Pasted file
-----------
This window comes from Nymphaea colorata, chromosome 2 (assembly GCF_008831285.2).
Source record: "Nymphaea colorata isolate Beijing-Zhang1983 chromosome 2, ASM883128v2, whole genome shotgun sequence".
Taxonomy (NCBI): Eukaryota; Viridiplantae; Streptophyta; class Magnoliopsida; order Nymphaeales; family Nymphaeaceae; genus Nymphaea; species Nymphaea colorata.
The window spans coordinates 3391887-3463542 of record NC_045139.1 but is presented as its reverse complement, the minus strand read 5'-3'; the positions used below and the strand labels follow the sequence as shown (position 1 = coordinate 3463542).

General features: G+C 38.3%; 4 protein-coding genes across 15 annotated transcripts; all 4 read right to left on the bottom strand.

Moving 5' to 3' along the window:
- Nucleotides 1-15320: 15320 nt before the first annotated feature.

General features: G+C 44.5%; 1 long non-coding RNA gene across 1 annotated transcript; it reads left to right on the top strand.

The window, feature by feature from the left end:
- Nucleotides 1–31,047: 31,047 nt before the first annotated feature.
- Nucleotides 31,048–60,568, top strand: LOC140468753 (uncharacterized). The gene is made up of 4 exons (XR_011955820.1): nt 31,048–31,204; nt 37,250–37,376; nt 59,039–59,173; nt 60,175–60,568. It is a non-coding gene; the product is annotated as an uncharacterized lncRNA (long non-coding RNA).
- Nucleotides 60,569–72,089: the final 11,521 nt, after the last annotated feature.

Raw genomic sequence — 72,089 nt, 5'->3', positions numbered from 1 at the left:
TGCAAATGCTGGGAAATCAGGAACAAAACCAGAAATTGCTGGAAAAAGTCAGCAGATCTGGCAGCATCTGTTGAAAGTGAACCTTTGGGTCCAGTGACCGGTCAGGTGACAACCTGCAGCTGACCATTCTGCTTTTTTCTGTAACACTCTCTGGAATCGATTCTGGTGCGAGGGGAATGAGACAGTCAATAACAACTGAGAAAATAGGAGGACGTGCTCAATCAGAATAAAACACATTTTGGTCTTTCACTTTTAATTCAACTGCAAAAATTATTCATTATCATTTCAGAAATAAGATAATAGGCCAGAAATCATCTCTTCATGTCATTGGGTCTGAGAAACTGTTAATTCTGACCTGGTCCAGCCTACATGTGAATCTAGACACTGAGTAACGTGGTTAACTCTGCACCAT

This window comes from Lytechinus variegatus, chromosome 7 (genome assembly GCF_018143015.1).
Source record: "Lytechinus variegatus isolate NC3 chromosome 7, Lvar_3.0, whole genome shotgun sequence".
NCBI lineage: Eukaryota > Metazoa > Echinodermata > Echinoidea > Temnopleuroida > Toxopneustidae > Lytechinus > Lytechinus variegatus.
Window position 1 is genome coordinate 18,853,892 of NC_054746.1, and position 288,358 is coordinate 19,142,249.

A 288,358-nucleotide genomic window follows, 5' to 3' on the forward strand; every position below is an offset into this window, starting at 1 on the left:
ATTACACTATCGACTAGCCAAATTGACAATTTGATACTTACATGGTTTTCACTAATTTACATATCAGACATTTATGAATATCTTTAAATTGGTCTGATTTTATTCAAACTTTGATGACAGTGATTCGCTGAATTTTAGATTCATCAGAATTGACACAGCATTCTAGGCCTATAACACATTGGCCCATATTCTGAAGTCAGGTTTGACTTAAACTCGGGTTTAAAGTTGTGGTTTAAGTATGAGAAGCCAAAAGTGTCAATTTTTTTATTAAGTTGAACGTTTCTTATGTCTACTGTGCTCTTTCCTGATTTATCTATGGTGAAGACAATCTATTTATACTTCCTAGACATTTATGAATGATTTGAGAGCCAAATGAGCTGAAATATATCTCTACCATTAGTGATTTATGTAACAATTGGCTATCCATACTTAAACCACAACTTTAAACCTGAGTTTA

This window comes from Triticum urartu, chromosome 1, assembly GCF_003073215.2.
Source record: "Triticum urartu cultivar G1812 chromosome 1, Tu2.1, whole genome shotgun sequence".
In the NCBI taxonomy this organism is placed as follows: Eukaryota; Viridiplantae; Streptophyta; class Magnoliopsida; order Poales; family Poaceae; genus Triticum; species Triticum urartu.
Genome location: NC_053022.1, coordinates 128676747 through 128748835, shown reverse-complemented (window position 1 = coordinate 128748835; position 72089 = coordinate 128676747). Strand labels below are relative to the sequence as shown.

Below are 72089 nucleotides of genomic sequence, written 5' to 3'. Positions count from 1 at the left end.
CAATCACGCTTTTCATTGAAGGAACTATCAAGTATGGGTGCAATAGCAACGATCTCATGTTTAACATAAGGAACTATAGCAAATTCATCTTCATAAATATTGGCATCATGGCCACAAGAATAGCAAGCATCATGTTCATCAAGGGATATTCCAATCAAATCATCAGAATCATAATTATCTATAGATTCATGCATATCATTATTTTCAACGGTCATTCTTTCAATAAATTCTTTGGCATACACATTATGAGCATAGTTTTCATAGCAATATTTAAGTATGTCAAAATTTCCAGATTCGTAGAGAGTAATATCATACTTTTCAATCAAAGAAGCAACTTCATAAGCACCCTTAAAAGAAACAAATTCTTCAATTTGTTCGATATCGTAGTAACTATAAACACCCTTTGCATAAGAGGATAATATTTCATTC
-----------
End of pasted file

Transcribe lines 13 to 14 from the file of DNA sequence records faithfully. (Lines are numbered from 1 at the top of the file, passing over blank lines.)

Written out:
Raw genomic sequence — 72,089 nt, 5'->3', positions numbered from 1 at the left:
TGCAAATGCTGGGAAATCAGGAACAAAACCAGAAATTGCTGGAAAAAGTCAGCAGATCTGGCAGCATCTGTTGAAAGTGAACCTTTGGGTCCAGTGACCGGTCAGGTGACAACCTGCAGCTGACCATTCTGCTTTTTTCTGTAACACTCTCTGGAATCGATTCTGGTGCGAGGGGAATGAGACAGTCAATAACAACTGAGAAAATAGGAGGACGTGCTCAATCAGAATAAAACACATTTTGGTCTTTCACTTTTAATTCAACTGCAAAAATTATTCATTATCATTTCAGAAATAAGATAATAGGCCAGAAATCATCTCTTCATGTCATTGGGTCTGAGAAACTGTTAATTCTGACCTGGTCCAGCCTACATGTGAATCTAGACACTGAGTAACGTGGTTAACTCTGCACCAT